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The Most Important Question When Building Your B2B Sales Team

by Doug Davidoff | Apr 24, 2014 6:30:00 PM

Last week, I was presenting our newest program, Building a Scalable Lead Generation Engine, to a Vistage group in Minneapolis.  I started the program by asking the CEOs in the room to share the biggest challenge that was weighing down their ability to accelerate their growth predictably, sustainably and scalably.


About half of the group expressed frustration with building their sales teams, with a specific focus around the problem of attracting “great” salespeople to their companies.  As the CEOs were sharing their common frustrations, I realized that the time had come to share a truth that very, very few small and mid-market (SME) company executives want to face:

Great salespeople simply don’t want to work for your company, so stop working so hard to attract them.

I’ll explain this further in a moment. I’ve realized that far too many SME’s are asking, “How can we get great salespeople to want to work here?,” which is the wrong question to ask if you’re working towards growing your business.

So, what’s the right question?

The most important question you can answer if you want to build your B2B sales team to create sustainable growth is, “How can we scale our business with average salespeople.”

Before I expand on my previous point, let me provide some clarity.  There is nothing wrong with average.  The vast majority of people are average (hence, the definition of average).  Also, I don’t mean mediocre.  Though I’m sure some English majors may argue with this, the meaning of the term “mediocre” is closer to the definition of poor than it is to the definition of average.

For all of the Topgrader fans who are shocked by this statement, please don’t email or leave comments talking about “A” players, or top 10%. 

SMEs cannot predictably accelerate their growth and value by relying on great salespeople in order for the company to be successful. This is true for three reasons:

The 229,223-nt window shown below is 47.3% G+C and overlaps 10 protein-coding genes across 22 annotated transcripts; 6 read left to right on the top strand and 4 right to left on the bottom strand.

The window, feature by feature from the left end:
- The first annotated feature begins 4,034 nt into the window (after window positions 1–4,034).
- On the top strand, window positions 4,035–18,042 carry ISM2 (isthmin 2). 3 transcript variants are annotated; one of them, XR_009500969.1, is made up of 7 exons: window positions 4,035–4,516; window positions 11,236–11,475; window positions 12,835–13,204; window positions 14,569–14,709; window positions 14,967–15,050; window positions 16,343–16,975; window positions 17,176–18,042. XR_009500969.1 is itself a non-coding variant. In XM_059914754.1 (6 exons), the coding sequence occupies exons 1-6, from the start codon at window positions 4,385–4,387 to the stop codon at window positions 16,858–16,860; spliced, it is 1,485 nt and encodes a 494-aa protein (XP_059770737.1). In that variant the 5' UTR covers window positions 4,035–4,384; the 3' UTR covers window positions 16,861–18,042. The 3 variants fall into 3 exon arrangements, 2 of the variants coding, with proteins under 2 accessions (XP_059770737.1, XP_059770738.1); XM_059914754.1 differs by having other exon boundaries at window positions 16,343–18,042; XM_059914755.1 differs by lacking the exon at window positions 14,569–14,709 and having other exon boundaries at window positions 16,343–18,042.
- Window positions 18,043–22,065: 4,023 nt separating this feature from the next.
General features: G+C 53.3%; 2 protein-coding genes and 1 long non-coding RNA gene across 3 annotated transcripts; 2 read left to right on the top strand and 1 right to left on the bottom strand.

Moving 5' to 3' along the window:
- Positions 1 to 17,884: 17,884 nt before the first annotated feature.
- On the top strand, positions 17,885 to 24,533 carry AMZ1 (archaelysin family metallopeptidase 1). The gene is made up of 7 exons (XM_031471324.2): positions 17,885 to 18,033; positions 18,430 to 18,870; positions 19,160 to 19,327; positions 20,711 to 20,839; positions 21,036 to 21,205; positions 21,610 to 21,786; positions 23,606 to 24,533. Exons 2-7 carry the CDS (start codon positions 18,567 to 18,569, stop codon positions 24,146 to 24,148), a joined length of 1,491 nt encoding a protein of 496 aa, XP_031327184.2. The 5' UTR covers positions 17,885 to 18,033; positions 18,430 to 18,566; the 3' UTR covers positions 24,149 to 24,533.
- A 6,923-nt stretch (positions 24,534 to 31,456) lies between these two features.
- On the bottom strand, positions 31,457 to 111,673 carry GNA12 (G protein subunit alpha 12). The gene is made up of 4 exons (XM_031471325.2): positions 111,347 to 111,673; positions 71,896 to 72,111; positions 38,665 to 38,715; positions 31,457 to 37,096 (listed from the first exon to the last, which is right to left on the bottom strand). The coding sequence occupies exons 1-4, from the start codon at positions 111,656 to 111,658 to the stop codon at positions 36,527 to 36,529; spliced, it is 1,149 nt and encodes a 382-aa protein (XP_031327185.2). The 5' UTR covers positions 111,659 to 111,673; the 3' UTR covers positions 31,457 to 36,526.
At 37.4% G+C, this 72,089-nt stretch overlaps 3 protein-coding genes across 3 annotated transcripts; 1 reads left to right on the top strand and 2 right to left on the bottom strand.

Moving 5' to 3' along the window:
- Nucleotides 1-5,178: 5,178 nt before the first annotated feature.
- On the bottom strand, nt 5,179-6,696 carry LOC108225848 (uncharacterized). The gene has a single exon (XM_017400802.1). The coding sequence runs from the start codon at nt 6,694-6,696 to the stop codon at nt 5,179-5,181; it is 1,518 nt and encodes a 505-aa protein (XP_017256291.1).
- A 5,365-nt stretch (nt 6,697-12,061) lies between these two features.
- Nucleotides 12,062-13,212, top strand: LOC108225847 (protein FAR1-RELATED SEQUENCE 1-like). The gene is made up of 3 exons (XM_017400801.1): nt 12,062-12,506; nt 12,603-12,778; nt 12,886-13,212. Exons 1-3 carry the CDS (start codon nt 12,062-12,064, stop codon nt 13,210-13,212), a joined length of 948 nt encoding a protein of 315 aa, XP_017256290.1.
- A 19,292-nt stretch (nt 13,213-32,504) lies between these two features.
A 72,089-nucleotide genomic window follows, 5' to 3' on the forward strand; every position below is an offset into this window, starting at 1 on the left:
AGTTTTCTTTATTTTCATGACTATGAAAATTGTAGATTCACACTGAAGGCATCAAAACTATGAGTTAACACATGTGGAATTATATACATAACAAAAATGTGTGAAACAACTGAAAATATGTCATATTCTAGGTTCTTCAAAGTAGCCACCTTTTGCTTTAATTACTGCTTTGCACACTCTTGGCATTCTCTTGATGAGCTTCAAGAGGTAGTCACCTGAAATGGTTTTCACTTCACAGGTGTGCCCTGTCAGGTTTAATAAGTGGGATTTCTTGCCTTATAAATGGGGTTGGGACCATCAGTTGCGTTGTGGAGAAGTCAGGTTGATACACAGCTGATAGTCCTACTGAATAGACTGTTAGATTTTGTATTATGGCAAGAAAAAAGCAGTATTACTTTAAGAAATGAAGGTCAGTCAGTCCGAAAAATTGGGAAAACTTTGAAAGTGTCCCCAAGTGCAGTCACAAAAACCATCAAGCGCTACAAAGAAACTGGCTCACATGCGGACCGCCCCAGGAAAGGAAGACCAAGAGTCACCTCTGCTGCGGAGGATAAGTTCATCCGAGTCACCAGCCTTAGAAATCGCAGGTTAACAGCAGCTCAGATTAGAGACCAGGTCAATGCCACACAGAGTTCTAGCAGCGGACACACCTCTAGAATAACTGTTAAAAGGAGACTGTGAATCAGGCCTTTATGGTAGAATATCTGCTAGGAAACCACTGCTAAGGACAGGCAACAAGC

1. There aren’t enough great salespeople to go around.
  2. You don’t need great salespeople to scale growth.
  3. As mentioned before, great salespeople don’t want to work for your company.

Look, I understand that your company does really neat things.  Your customers love you. And, yes, the sky’s the limit for that salesperson who can come in and make it rain.

The problem is that great salespeople are either working for large companies that have huge playgrounds and systems in place that allow the salespeople to sell, or, even more likely, they’ve already started their own business.

The effort put into getting great salespeople is like borrowing money from a bank:  The bank will only lend to you if you can prove you don’t need the money.  Great salespeople are ridiculously well paid, and unless you’ve developed the system that will allow them to come in, be immediately successful, and do only the things they love to do, there is no reason for them to work for you.


As the chart (from Sales Executive Council) shows, if you’re really looking to improve the results of your organization, the leverage is in the middle of the bell curve, not the edge.

IBM did not become the largest company in the world, or the most successful sales organization, by attracting “great” salespeople. Instead, they created a system that allowed normal people to achieve great results.

And, therein, lies the biggest opportunity for SMEs to grow sales, profit and equity value.  Stop relying on great performers to bring the genius and do all the hard work for you.  Build the system yourself instead, and you won’t have to worry about it.

As a final note, I hope that no one takes what I’m saying here as an insult to SME salespeople.  The reality is that they are great, the problem is that they’re being put into systems that are designed to fail.